My Cure: I’d take a warm shower. I’d remind myself that everyone has to start somewhere, sometime, and I’d wake the next day, pounding the keys, plodding along the lonely literary lane.

My Backstory…

I've never before completed a murder mystery. I had to bone up, sharpish, on the plot structure and align my vision to what murder mystery readers expect. Me being me, I tweaked that tried and true plot line. My Whodunit wouldn’t be revealed until Book Four, with only tangential killers discovered in each previous book.

No cozy murder mystery writers, to my knowledge, write like this. Each book ends each mystery. Mine do not. Another lonely literary row to hoe.

My Acceptance:

A writer has to be their own writer. None of us fit into a well-establish mold unless we choose to write predicable tales that sell in the millions, and are instantly forgotten.

I’ve decided to meet the mundane goal half way — less profit for a little more memorable originality.

And so, with this singular drum beat, I must measure my success against myself. There's no other long term, viable measuring stick.

Yes, I still do the group work. I’m still learning the launch mechanism, the marketing tips and tricks, and the analytics to optimize my success.

But as for the production speed... my books will get done when they get done. I can’t change the writer in me.

“Good enough” books, that reality, will be hard for me to swallow. I still have a list of add-in research factoids to enter into the CLUEless Book One draft. I could ignore them, leave the draft the way it is, and publish now, but a richness on the page is what I'm truly seeking. If I can't get you to dive deep into my fantasy world, and have that experience change you, I'll not be a happy camper. That means more to me than all the money in The Mint.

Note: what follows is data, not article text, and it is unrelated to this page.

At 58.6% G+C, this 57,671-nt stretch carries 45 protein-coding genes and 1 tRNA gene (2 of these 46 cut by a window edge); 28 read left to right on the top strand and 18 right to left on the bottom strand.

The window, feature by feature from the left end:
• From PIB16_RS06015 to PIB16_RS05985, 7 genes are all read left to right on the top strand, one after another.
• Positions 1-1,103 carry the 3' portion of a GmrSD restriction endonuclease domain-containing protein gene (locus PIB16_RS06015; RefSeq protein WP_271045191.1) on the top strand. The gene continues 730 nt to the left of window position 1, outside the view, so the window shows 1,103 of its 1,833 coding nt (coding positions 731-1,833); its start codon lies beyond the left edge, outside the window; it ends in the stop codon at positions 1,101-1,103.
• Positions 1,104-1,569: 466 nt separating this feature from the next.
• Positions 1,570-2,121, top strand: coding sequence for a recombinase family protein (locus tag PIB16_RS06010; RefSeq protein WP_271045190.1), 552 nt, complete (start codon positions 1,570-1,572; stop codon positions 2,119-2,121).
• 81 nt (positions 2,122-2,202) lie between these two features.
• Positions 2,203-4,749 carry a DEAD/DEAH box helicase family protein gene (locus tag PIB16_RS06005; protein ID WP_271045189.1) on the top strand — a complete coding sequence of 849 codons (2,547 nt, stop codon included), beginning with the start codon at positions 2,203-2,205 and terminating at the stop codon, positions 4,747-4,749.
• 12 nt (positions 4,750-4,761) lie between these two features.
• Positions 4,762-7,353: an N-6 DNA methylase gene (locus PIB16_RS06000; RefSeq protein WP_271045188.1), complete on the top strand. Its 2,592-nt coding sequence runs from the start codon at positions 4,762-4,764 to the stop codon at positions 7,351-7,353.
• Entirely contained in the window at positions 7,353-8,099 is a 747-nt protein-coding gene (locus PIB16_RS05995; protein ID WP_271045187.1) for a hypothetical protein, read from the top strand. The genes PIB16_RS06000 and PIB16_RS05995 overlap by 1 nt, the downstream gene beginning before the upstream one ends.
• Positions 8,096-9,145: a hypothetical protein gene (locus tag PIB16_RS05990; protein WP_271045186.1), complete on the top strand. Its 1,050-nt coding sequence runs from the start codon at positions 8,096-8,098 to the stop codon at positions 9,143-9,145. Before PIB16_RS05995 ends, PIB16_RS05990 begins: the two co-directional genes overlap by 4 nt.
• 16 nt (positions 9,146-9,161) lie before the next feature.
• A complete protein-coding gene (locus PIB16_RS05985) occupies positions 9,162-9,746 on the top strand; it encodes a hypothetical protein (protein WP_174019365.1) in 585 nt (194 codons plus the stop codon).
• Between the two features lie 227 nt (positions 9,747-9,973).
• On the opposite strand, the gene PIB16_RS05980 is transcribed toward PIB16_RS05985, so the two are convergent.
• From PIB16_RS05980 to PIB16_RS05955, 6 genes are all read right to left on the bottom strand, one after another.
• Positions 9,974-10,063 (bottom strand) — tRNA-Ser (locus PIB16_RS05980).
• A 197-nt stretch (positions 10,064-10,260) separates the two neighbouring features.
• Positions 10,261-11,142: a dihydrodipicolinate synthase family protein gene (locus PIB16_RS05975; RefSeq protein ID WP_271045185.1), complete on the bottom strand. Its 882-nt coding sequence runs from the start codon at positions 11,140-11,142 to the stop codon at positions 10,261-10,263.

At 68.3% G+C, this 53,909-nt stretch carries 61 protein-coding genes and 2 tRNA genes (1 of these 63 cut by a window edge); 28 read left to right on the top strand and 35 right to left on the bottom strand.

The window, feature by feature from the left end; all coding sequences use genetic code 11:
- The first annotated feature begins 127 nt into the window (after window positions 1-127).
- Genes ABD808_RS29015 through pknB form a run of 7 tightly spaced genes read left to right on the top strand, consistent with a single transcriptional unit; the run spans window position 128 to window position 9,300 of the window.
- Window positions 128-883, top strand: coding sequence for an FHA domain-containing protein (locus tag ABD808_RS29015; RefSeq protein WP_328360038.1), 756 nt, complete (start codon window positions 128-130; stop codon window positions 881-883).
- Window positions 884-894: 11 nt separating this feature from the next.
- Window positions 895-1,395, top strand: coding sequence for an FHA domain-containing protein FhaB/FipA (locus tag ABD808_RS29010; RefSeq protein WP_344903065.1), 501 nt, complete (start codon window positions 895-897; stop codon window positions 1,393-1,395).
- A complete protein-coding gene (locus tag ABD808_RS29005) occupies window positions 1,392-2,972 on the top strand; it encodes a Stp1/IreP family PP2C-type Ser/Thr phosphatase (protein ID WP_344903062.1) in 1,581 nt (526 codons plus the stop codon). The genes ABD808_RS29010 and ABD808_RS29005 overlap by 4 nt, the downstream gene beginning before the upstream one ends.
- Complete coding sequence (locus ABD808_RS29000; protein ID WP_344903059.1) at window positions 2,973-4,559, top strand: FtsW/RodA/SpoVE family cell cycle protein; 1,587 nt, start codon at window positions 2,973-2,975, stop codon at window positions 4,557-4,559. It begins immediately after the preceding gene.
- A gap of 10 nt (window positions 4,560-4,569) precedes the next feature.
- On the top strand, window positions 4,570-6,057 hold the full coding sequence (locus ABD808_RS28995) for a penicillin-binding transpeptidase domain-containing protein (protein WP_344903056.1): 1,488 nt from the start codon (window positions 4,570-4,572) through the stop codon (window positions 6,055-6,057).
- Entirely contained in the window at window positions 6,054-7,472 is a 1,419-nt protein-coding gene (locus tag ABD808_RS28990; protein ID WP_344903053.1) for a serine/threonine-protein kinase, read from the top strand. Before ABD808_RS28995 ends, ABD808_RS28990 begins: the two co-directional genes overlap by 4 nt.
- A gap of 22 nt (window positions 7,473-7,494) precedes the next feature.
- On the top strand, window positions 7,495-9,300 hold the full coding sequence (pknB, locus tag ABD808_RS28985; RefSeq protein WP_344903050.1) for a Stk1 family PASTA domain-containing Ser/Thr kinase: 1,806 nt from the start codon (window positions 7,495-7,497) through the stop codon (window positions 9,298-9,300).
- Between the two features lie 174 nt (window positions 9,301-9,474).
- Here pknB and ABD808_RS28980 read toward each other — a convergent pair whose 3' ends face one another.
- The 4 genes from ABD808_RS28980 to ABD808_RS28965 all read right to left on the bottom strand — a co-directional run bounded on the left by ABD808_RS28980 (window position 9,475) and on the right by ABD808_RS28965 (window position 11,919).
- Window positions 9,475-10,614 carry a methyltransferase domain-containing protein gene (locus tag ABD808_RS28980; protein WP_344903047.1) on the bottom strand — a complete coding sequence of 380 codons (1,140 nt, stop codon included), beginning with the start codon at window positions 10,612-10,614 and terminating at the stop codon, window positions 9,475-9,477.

I’ve read enough cozy mystery books to know “Good enough” isn’t good enough for me.

The leaning to the literary side still breathes in me.

Symbolism pops up, even when I don't plan it.

Whispers of morality tales wane in and out.

And the lyrical flow and the page presentation, they will always be as important to me as the tale.


Maybe my books will take longer to finish. And maybe that’s okay.

My grandfather used to tell my mother, “This family has to earn what they receive. We’re never given anything good for free.”

My mother hated hearing that. And it rubs me the wrong way, too. But I know my grandfather was right. Greatness in our family comes solely from back-breaking hard work, and nothing else. Lady Luck, Happenstance, Who You Know — those are nonexistent parameters in our clan.

I hear my late mother whispering…

“Keep going, Barbie. Work at it every day. Keep your head down, and don’t bother with the ‘Others’ of this world. You know what you’re doing. Do it. Your family is watching, and we’re proud.”

And they were… proud, that is. They told me often. I’ve always finished what I’ve started. I've always given everything my all. I only have two speeds: sleeping, and working like hell.


From now on…

I’ll remember who I am, what I’m trying to conjure, create, and achieve, in the life I have.

And I’ll get it all done how the Writer Me gets it all done.

For that’s what I was born to do